Whether prospects should enter the NFL Draft early
By Eric Wilkins, Sports Editor
It’s the time of year when college football players make their decision whether to declare for the NFL early or head back for another year of grooming—it’s a choice many get wrong. Completely wrong.
The initial thought through the minds of many is to go for the bright lights and substantial financial draw of the NFL as soon as possible, but, as with many get-rich-quick schemes, the end result doesn’t always match up with one’s hopes. There is no such thing as a sure thing.
Former Ole Miss quarterback Jevan Snead was thought of as a potential first overall pick coming out of his sophomore season; however, his draft stock took a substantial hit when he threw 20 touchdowns and 20 interceptions as a junior. Unwilling to head back for his senior year, and perhaps believing teams would still value the potential he had flashed previously, Snead declared for the draft. Not a single team was interested, and Snead watched seven rounds fly by without his name called. He got a brief look as an undrafted free agent with the Tampa Bay Buccaneers and the Tampa Bay Storm (of the Arena Football League) but neither worked out. For all intents and purposes, his professional football career is over.
With that in mind, returning to school may seem to be the obvious route, but there are risks associated with this as well. No player, no matter how good, is ever guaranteed a good season. Along with this, injuries are a constant threat. Throw together a bad year and an injury, and you’ve got the makings of a perfect storm down the rankings. A confident campaign for a Heisman can quickly turn into a nightmare.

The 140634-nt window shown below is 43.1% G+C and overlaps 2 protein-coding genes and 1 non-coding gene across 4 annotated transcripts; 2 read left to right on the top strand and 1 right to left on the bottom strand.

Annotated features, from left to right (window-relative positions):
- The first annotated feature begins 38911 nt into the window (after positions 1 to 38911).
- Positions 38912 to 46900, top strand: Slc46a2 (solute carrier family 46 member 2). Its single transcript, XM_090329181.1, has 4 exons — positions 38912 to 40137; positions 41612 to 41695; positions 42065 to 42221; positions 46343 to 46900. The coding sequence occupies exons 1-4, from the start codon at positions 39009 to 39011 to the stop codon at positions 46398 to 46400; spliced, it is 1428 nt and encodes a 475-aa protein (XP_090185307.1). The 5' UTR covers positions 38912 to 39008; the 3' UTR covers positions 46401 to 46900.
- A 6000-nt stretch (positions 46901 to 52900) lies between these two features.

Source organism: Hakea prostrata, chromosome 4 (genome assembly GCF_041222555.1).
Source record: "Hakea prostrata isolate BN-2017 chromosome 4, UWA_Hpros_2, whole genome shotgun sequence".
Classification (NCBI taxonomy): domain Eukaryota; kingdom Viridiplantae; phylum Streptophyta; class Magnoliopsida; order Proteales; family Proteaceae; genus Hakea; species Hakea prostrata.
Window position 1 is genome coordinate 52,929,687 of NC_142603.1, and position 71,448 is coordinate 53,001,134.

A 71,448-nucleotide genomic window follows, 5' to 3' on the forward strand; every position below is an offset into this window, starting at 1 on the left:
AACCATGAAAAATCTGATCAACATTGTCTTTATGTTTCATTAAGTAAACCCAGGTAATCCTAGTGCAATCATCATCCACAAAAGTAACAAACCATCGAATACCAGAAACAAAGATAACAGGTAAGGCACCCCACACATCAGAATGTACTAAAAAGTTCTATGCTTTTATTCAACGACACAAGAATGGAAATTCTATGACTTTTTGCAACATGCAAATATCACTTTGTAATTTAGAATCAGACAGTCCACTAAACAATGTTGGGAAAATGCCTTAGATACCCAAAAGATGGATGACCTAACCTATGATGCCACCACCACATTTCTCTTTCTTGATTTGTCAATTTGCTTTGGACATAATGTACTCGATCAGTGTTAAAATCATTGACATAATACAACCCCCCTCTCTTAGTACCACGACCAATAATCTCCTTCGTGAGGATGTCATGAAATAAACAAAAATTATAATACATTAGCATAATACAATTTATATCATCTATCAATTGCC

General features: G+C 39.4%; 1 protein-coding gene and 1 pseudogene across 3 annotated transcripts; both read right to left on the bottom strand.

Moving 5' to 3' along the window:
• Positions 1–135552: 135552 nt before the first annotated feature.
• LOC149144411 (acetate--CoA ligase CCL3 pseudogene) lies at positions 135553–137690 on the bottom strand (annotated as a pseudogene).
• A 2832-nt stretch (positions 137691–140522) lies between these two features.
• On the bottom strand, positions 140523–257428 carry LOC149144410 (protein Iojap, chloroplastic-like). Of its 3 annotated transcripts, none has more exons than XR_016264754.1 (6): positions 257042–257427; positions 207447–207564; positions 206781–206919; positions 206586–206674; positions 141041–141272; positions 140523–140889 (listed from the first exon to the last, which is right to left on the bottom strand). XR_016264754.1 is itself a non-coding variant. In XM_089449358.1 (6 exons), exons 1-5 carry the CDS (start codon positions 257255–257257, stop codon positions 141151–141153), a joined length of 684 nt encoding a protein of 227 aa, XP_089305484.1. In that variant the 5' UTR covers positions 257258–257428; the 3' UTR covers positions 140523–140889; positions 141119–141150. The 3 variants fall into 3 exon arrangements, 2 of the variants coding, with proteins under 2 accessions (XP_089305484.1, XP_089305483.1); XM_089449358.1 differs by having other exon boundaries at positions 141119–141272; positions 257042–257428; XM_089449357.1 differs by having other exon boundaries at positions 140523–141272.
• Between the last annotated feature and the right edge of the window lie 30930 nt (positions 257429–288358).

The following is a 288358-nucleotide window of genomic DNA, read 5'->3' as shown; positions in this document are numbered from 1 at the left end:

A recent example is former USC quarterback Matt Barkley: he was projected as a top-10 pick for the 2012 draft, but citing “unfinished business” he put the NFL on hold and headed back for his senior season. He had a miserable go of it. Barkley struggled, finished on the injury list, and USC ultimately lost six games. He was drafted in the fourth round by the Philadelphia Eagles.
As illustrated by the above examples, there is no set answer for whether players should try for the NFL early or keep playing college ball; however, a good rule of thumb is to make the jump while the going’s good. Staying in school is all fine and dandy, but let’s face it, most of these guys are never going to make use of that expensive piece of paper and a college championship isn’t going to pay any bills. If getting drafted high is as close to a sure thing as possible, then go for it. On the flip-side, if the projections aren’t looking good, don’t force it.